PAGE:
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Please remember that financial investments may rise or fall and past performance does not guarantee future performance in respect of income or capital growth; you may not get back the amount you invested.

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New post-Brexit rules to modernise UK fishing industry

UK fishing industry

The announcement of the new rules came as the Government revealed a £75million funding boost to modernise ports and processing facilities, and create jobs

Fishing boats will need to have crews which are 70% British from April under new post-Brexit rules.

The proportion of fish that must be landed in UK ports is also set to rise to 70%.

The move should help to create jobs and provide an economic boost to the UK’s coastal communities.

The new regulations, which apply to large vessels which catch from the English chunk of the UK fishing quota only, significantly tighten up the ‘economic link’ policy.

This was created in 1999 after the European Union’s (EU) Common Fisheries Policy brought an influx of foreign-owned boats registering in the UK to take advantage of fishing rights.

Under the current policy boats have to prove they are benefiting, or linked to, the UK economy, by meeting one of four criteria.

Most do so by landing at least 50% of their catch in the UK – but the new rule extends this to 70% for boats using the English quota of fish numbers they are allowed to catch.

The rule for having 70% of crew on a fishing vessel normally living in the UK is another way to satisfy the ‘economic link’ policy. That has also risen from 50% previously required.

The announcement of the new rules, which will take effect from April 1, came as the Government revealed a £75million funding boost to modernise ports and processing facilities, and create jobs.

Charles Clover, an environmentalist and campaigner from the Blue Marine Foundation, said: At the moment boats are fishing quite unsustainably, often without benefit to the UK economy, which these new rules should help to address.

Jeremy Percy, from the Under Ten Fishermen’s Association, representing smaller fishing vessels, said: On the face of it, the additional requirements are beneficial, although many larger English vessels already struggle to attract UK-based crews and will not take kindly to having to donate quota or land catches in the UK when they can get better prices abroad.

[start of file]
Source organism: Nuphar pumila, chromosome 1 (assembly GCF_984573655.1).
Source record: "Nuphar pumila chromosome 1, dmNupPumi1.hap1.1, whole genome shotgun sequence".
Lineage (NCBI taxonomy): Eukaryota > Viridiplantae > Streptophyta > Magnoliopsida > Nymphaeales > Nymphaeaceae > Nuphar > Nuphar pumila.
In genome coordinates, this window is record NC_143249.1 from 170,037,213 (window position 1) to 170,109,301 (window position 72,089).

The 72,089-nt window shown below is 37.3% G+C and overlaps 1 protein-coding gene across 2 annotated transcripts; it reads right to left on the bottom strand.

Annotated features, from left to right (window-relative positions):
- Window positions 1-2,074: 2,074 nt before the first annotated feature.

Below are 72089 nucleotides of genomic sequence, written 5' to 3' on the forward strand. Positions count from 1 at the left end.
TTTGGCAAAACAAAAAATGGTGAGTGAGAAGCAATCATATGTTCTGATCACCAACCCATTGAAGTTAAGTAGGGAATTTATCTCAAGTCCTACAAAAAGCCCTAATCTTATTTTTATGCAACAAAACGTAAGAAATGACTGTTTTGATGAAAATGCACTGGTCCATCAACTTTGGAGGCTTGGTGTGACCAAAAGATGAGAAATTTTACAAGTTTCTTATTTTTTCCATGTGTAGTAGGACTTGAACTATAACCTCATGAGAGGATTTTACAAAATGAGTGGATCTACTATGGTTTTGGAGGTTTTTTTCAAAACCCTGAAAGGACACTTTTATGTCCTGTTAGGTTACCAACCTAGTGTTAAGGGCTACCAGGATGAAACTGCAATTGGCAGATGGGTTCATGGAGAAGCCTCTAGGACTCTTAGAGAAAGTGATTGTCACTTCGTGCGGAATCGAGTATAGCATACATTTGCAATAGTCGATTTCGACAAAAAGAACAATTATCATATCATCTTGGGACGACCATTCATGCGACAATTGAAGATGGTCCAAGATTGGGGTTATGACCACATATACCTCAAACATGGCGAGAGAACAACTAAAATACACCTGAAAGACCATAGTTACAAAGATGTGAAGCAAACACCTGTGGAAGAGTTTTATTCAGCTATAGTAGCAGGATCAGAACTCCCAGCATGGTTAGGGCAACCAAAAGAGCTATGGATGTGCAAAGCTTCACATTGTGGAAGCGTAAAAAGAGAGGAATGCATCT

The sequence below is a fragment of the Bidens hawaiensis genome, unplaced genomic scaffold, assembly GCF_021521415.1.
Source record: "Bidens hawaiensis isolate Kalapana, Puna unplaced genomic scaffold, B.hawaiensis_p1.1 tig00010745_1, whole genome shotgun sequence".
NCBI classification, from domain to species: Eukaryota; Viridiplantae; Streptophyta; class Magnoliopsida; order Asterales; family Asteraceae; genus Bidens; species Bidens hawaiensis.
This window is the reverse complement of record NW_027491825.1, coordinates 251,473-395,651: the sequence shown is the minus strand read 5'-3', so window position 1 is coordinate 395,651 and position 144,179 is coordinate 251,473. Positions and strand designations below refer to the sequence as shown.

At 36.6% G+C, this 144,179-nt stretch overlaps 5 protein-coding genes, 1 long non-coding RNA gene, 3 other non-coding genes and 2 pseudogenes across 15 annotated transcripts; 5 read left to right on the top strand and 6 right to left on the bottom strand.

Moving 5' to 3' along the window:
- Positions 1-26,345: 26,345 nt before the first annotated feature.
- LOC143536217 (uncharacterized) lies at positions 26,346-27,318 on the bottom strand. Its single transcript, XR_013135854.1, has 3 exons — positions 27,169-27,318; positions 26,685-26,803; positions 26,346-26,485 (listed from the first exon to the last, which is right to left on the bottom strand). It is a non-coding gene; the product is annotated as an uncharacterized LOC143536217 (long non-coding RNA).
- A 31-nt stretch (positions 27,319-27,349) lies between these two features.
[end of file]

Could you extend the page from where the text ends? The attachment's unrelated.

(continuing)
As the larger vessels which do not manage to land the 70 per cent will have to give parts of their quota to smaller boats, our vessels will welcome this, Percy said.

The new criteria apply to vessels more than 32ft that catch more than two tonnes a year from the English quota.

The rules also allow vessels to fish in the area if they donate part of their quota to smaller in-shore boats, or if they prove at least half their boat’s normal operating expenditure is in UK coastal areas.

This option on expenditure, which was rarely used, will be removed under the new rules. The rise in the proportion of fish which must be landed in the UK will bring economic benefits, said the Government, particularly if fish are processed in the UK.

A £65million infrastructure scheme will help to modernise ports and harbours, and increase capacity and efficiency at processing facilities.

Up to £10million will be used to encourage people into fishing industries and provide extra staff training.

Important:

This article is for information purposes only.

Please remember that financial investments may rise or fall and past performance does not guarantee future performance in respect of income or capital growth; you may not get back the amount you invested.

There is no obligation to purchase anything but, if you decide to do so, you are strongly advised to consult a professional adviser before making any investment decisions.